|Title||From luminance to semantics: how natural objects are represented in monkey inferotemporal cortex|
|Publication Type||Conference Proceedings|
|Year of Publication||2011|
|Authors||Pagan, M, Neissi, AA, Baldassi, C, Zecchina, R, DiCarlo, JJ, Zoccolan, D|
|Conference Name||Computational and Systems Neuroscience (COSYNE)|
|Conference Location||Salt Lake City, Utah, USA|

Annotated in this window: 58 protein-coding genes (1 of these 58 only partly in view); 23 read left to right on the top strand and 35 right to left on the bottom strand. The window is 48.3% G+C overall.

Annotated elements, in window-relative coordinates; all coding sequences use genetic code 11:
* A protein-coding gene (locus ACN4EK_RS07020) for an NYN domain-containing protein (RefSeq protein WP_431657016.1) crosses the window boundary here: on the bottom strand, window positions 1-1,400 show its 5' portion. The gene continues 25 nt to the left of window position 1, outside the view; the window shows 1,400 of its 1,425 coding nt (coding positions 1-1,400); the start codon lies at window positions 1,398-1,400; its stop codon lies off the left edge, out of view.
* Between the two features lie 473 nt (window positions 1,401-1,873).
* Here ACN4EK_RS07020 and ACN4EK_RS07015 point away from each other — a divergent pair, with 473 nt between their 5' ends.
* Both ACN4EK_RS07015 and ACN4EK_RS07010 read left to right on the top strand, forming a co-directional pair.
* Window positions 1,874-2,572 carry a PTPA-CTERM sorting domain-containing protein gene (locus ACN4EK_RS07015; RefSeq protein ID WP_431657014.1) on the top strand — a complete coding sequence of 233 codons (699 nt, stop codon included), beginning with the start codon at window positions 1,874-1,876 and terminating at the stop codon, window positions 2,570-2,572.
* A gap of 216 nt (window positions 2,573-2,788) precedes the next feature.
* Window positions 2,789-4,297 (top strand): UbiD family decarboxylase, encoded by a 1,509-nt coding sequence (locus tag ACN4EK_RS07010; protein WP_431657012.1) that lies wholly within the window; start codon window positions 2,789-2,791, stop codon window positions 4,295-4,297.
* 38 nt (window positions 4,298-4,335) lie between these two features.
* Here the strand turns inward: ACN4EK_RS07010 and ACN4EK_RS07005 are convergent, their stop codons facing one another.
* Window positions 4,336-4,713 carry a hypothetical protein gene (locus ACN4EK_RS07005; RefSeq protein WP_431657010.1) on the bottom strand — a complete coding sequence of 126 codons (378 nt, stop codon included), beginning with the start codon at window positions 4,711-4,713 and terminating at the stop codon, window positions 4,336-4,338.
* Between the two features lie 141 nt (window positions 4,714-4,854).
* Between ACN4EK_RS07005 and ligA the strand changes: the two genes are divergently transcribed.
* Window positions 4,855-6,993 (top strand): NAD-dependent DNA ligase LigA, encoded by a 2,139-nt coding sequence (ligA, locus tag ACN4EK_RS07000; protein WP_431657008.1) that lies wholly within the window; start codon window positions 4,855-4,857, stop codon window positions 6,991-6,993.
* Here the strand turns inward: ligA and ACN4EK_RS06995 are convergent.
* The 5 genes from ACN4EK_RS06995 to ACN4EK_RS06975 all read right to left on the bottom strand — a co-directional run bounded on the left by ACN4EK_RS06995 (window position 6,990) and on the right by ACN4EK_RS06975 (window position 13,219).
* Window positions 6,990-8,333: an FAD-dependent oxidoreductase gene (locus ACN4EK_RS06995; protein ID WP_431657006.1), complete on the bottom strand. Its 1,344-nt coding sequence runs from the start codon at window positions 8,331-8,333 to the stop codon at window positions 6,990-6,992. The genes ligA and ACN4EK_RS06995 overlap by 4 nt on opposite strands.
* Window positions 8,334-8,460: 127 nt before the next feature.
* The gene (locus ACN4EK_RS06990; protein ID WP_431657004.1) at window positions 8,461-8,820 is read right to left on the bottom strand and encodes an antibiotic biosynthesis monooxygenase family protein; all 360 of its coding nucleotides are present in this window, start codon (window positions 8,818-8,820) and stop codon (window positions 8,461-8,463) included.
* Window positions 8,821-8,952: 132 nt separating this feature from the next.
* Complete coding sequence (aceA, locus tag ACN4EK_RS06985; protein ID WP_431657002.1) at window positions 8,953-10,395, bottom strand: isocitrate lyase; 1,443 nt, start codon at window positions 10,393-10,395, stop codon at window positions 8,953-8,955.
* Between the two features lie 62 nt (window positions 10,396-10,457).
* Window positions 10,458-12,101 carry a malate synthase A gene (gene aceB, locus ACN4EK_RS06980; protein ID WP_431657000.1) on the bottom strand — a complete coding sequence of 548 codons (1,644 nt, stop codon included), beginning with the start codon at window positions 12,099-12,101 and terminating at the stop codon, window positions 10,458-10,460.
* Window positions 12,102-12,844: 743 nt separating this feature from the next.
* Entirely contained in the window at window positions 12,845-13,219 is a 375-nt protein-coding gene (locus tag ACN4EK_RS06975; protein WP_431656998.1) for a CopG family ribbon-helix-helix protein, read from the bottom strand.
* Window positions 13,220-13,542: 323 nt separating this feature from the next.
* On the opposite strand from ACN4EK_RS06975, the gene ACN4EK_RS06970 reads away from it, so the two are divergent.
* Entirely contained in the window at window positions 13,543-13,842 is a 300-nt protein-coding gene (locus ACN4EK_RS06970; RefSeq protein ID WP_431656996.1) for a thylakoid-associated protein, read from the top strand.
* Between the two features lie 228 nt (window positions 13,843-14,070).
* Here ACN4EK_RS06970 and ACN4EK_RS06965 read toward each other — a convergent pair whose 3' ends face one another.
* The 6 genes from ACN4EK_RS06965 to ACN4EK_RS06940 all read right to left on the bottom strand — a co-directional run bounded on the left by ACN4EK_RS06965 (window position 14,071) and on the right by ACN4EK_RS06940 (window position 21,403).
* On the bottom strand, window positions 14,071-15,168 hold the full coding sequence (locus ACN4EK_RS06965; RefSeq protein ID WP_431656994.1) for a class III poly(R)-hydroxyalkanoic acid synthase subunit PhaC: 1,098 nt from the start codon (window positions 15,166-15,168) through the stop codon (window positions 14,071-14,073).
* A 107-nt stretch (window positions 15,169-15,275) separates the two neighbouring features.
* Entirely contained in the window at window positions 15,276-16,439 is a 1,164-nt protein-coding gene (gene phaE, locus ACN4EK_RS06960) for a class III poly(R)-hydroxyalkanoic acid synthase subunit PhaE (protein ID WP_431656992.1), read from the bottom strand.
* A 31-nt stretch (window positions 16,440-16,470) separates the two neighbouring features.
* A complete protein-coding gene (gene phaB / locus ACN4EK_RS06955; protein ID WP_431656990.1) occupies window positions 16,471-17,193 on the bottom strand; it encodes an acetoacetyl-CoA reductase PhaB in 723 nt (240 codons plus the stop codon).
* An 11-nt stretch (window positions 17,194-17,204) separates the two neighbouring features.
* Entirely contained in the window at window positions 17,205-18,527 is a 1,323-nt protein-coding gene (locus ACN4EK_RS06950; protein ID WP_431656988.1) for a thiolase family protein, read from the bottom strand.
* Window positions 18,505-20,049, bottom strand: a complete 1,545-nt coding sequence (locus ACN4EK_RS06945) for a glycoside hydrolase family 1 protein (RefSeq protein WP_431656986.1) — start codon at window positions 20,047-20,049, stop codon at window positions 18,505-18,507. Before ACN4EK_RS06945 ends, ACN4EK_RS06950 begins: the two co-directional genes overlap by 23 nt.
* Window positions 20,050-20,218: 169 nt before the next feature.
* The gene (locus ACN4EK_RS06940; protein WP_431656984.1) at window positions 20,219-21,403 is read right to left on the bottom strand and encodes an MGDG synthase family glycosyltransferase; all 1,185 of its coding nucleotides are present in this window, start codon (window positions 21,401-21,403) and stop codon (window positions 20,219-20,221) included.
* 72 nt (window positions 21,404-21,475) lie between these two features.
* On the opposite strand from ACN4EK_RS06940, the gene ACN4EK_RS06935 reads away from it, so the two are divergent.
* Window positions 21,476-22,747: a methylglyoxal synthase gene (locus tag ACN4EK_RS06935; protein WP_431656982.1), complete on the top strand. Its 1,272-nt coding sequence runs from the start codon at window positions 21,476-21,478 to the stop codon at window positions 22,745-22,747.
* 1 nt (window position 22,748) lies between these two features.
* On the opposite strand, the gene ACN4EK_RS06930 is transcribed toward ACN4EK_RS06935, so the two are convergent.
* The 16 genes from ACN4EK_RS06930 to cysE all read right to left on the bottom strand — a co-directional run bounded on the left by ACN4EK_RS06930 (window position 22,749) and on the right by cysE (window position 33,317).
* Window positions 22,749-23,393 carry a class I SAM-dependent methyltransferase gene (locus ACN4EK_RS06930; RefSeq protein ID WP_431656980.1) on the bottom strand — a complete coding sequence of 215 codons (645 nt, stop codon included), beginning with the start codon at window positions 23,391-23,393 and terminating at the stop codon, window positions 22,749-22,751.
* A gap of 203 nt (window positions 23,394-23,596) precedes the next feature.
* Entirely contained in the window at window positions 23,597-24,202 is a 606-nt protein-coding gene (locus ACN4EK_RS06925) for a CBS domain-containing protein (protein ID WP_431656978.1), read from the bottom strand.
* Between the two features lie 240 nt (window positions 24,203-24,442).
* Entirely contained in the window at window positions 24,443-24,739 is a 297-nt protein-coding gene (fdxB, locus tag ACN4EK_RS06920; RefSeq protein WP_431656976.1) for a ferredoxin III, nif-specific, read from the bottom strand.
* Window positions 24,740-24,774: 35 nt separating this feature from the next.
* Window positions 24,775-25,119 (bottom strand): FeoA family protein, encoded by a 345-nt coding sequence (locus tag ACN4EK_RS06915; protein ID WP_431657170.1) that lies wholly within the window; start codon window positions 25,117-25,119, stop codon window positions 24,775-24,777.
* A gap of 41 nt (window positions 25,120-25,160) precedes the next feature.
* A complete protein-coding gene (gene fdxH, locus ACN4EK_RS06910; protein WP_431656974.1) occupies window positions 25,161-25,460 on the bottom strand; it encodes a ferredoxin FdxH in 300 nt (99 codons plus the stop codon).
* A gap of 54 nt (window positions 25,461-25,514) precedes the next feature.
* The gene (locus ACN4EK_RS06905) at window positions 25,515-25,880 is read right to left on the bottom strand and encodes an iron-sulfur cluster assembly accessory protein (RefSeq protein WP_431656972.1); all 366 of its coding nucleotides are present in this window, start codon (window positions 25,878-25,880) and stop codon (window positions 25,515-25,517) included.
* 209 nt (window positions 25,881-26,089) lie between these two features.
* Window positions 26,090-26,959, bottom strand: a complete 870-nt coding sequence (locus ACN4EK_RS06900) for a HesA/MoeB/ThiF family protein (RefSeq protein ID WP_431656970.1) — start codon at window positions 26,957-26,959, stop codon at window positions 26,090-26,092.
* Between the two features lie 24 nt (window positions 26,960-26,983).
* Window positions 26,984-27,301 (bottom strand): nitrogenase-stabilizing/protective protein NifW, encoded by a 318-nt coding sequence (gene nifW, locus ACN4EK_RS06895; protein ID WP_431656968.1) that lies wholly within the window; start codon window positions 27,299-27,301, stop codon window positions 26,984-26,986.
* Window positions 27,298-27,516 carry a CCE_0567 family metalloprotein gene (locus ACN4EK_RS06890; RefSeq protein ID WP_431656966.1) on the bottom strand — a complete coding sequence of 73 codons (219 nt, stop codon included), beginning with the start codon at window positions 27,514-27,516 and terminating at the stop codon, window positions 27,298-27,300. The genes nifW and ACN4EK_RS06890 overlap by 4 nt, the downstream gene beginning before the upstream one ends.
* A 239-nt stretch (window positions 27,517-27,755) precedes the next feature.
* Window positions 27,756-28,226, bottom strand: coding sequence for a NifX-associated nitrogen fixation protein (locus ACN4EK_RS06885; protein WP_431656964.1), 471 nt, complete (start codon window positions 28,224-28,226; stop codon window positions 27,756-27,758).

In primates, visual object information is processed through a hierarchy of cortico-cortical stages that culminates with the inferotemporal cortex (IT). Although the nature of visual processing in IT is still poorly understood, several lines of evidence suggest that IT conveys an explicit object representation that can directly serve as a basis for decision, action and memory - e.g., it can support flexible formation of semantic categories in downstream areas, such as prefrontal and perirhinal cortex. However, some recent studies (Kiani et al, 2007; Kriegeskorte et al, 2008) have argued that IT neuronal ensembles may themselves code the semantic membership of visual objects (i.e., represent such abstract conceptual classes such as animate and inanimate objects, animals, etc). In this study, we have applied an array of multi-variate computational approaches to investigate the nature of visual objects' representation in IT. Our results show that IT neuronal ensembles represent a surprisingly broad spectrum of visual features complexity, ranging from low-level visual properties (e.g., brightness), to visual patterns of intermediate complexity (e.g., star-like shapes), to complex objects (e.g., four-leg animals) that appear to be coded so invariantly that their clustering in the IT neuronal space is not easily accountable by any similarity metric we used. On the one hand, these findings show that IT supports recognition of low-level properties of the visual input that are typically though to be extracted by lower-level visual areas. On the other hand, IT appears to convey such an explicit representation of some object classes that coding of semantic membership in IT (at least for a few categories) cannot be excluded. Overall, these results shed new light on IT amazing pluripotency in supporting recognition tasks as diverse as detection of brightness and categorization of complex shapes.